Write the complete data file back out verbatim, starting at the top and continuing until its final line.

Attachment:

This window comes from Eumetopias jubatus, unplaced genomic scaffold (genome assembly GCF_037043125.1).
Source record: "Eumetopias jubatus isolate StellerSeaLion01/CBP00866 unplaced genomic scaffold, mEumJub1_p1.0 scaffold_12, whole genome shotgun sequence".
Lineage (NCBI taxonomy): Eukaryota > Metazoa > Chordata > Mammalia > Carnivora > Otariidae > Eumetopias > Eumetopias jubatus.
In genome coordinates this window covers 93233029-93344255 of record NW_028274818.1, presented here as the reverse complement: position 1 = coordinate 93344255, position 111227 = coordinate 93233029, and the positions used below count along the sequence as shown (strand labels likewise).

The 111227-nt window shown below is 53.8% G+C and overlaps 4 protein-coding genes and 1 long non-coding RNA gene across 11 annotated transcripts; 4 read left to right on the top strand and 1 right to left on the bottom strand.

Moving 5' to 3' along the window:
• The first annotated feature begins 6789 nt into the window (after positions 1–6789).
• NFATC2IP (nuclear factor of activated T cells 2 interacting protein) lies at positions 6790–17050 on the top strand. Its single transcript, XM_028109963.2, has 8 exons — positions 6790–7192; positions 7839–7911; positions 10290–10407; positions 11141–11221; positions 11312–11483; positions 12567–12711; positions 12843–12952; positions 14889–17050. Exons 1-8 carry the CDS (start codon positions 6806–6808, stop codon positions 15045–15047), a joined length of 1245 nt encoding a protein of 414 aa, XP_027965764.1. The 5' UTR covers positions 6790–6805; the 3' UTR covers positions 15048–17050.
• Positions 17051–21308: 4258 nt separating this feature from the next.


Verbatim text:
This window comes from Eumetopias jubatus, unplaced genomic scaffold (genome assembly GCF_037043125.1).
Source record: "Eumetopias jubatus isolate StellerSeaLion01/CBP00866 unplaced genomic scaffold, mEumJub1_p1.0 scaffold_12, whole genome shotgun sequence".
Lineage (NCBI taxonomy): Eukaryota > Metazoa > Chordata > Mammalia > Carnivora > Otariidae > Eumetopias > Eumetopias jubatus.
In genome coordinates this window covers 93233029-93344255 of record NW_028274818.1, presented here as the reverse complement: position 1 = coordinate 93344255, position 111227 = coordinate 93233029, and the positions used below count along the sequence as shown (strand labels likewise).

The 111227-nt window shown below is 53.8% G+C and overlaps 4 protein-coding genes and 1 long non-coding RNA gene across 11 annotated transcripts; 4 read left to right on the top strand and 1 right to left on the bottom strand.

Moving 5' to 3' along the window:
• The first annotated feature begins 6789 nt into the window (after positions 1–6789).
• NFATC2IP (nuclear factor of activated T cells 2 interacting protein) lies at positions 6790–17050 on the top strand. Its single transcript, XM_028109963.2, has 8 exons — positions 6790–7192; positions 7839–7911; positions 10290–10407; positions 11141–11221; positions 11312–11483; positions 12567–12711; positions 12843–12952; positions 14889–17050. Exons 1-8 carry the CDS (start codon positions 6806–6808, stop codon positions 15045–15047), a joined length of 1245 nt encoding a protein of 414 aa, XP_027965764.1. The 5' UTR covers positions 6790–6805; the 3' UTR covers positions 15048–17050.
• Positions 17051–21308: 4258 nt separating this feature from the next.